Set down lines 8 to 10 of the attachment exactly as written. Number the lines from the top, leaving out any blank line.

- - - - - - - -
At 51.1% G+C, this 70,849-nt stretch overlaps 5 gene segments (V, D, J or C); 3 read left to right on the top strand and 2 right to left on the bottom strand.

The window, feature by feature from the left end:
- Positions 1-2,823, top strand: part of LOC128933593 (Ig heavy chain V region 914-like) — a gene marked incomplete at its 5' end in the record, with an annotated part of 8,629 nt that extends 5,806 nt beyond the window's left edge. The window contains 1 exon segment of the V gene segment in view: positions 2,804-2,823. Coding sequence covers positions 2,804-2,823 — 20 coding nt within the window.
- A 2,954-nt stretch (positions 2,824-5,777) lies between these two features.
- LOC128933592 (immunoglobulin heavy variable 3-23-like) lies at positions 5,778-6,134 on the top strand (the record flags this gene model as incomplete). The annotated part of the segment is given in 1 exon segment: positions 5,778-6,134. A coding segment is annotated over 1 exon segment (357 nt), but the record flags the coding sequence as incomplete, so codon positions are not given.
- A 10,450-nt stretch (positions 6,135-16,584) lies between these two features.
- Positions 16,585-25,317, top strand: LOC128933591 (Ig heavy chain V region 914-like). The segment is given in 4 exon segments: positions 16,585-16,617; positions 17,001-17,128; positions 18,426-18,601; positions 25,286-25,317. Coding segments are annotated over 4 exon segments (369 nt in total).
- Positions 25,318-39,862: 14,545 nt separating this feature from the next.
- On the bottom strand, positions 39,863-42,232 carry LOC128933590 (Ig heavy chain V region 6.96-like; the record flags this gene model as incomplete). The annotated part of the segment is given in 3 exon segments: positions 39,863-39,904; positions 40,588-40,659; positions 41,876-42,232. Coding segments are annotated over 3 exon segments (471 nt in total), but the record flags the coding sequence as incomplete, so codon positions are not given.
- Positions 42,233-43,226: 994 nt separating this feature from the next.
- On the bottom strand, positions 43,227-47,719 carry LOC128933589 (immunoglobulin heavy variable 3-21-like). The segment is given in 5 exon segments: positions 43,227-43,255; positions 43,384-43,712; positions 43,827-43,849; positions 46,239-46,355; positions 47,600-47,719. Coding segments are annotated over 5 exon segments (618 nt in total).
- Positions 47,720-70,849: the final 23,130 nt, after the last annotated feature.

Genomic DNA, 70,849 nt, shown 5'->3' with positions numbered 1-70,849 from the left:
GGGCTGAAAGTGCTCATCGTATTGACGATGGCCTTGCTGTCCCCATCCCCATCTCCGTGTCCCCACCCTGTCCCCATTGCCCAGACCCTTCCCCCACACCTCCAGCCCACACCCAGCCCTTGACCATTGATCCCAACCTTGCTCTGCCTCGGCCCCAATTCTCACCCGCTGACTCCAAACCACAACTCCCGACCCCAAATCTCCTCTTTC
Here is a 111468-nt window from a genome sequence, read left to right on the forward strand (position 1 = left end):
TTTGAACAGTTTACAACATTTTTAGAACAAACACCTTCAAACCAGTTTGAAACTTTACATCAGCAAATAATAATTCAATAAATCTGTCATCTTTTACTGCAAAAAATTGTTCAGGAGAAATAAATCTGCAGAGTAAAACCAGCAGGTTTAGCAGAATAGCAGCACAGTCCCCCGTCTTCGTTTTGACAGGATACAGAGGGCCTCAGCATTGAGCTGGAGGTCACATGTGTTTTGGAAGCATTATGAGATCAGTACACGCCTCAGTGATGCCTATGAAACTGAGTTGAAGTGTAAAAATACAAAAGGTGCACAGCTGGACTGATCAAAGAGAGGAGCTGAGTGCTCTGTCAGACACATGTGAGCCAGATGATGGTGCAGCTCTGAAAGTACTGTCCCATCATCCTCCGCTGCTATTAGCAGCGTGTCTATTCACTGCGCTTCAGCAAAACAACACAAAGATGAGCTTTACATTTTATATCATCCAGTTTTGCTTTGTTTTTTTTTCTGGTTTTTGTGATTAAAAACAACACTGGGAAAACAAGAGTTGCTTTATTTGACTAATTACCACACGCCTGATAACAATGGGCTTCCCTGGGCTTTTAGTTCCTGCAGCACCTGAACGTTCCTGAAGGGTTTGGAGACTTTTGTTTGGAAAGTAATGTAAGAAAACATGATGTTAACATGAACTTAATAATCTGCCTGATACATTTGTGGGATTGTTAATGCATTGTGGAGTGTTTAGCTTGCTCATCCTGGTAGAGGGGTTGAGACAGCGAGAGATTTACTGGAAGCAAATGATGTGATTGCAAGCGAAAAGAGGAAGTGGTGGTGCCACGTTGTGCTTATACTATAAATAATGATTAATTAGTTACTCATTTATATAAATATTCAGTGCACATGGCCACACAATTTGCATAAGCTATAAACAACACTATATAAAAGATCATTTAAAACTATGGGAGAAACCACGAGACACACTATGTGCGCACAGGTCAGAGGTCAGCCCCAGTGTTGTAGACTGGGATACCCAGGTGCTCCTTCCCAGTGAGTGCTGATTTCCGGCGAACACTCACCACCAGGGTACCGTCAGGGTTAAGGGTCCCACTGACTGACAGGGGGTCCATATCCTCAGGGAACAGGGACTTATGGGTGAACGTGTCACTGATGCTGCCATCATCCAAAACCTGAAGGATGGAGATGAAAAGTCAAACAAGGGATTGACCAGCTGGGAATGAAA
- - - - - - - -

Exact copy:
- Positions 25,318-39,862: 14,545 nt separating this feature from the next.
- On the bottom strand, positions 39,863-42,232 carry LOC128933590 (Ig heavy chain V region 6.96-like; the record flags this gene model as incomplete). The annotated part of the segment is given in 3 exon segments: positions 39,863-39,904; positions 40,588-40,659; positions 41,876-42,232. Coding segments are annotated over 3 exon segments (471 nt in total), but the record flags the coding sequence as incomplete, so codon positions are not given.
- Positions 42,233-43,226: 994 nt separating this feature from the next.